More recently, Fortune was down on his luck and, not wanting to impose on friends or family, voluntarily lived out of his car. "That's where I wrote my best stuff," he says.

He was rehearsing an eight-piece band and had written nine new "funky dance rock" songs, ready to pursuing the next round of his solo career, when he auditioned for Rock Star: INXS. Gray had been called by L.A.-based Peter Cohen, a former A&R rep from Columbia, now the casting producer for the latest Burnett Productions reality show, to see if he could recommend anyone for the closed appointment-only referral day of Toronto auditions.

"I told Peter, point blank, I knew the guy who was going to win the whole thing," recalls Gray. "I did think of Jason immediately. My brother found his info, and we got in touch right away. In fact, I still have the original email I sent him informing him of the opportunity. I also have his reply following his audition. In retrospect, I wished I had placed a bet on it.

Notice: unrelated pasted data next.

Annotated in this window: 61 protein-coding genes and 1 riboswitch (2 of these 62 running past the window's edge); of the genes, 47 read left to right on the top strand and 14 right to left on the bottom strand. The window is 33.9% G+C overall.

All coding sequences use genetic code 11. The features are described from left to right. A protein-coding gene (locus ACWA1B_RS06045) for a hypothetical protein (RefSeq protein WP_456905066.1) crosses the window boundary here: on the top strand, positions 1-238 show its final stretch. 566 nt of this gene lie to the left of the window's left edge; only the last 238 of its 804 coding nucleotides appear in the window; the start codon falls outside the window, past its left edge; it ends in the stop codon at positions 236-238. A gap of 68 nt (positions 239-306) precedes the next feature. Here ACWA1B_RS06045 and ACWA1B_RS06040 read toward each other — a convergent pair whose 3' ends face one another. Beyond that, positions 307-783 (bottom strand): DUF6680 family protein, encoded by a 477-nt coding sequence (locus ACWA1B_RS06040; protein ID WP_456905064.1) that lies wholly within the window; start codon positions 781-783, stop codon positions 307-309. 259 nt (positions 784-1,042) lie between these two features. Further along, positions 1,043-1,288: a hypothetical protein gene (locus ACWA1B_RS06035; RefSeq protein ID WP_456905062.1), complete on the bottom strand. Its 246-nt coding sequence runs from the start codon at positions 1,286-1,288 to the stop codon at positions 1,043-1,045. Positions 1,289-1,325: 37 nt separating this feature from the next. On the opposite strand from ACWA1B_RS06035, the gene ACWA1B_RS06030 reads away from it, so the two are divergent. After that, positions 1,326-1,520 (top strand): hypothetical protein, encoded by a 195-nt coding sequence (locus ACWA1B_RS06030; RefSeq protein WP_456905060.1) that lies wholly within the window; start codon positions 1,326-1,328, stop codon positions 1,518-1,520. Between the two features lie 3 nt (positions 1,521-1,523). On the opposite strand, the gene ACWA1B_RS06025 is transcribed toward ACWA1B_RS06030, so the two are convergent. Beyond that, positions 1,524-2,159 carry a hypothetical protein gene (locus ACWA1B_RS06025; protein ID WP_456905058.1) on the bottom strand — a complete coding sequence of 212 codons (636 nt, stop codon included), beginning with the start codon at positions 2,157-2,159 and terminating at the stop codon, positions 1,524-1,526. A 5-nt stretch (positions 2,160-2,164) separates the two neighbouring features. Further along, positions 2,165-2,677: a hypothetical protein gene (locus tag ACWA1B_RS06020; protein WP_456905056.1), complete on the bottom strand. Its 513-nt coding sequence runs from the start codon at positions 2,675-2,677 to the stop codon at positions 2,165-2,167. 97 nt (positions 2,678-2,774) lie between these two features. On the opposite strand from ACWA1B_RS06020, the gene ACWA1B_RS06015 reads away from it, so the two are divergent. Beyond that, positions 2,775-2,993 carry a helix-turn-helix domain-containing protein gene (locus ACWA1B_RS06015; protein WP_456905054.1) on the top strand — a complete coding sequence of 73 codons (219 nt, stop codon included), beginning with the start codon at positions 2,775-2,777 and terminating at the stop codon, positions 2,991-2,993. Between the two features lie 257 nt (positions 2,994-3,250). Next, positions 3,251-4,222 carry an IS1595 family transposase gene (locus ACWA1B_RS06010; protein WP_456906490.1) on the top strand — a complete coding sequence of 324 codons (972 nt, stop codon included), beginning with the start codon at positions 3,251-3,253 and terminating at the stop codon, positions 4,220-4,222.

"The first time I met him, I just felt he had the qualities that so many artists lack," says Gray, whose wife, Daphne, met Fortune by chance seven years ago when he worked at retail clothing store Le Chateau and hooked the two up. "He looked great, sounded great, and was a very talented writer. For over six years, I've been trying to expose him to the world. Every A&R person passed on him here. I am just really happy for him, and am proud to have been the one to help him get there."

The Grays instincts were right.

After making the callbacks, in the weeks before leaving for L.A. Fortune went to see his old manager, Randall, on a few occasions.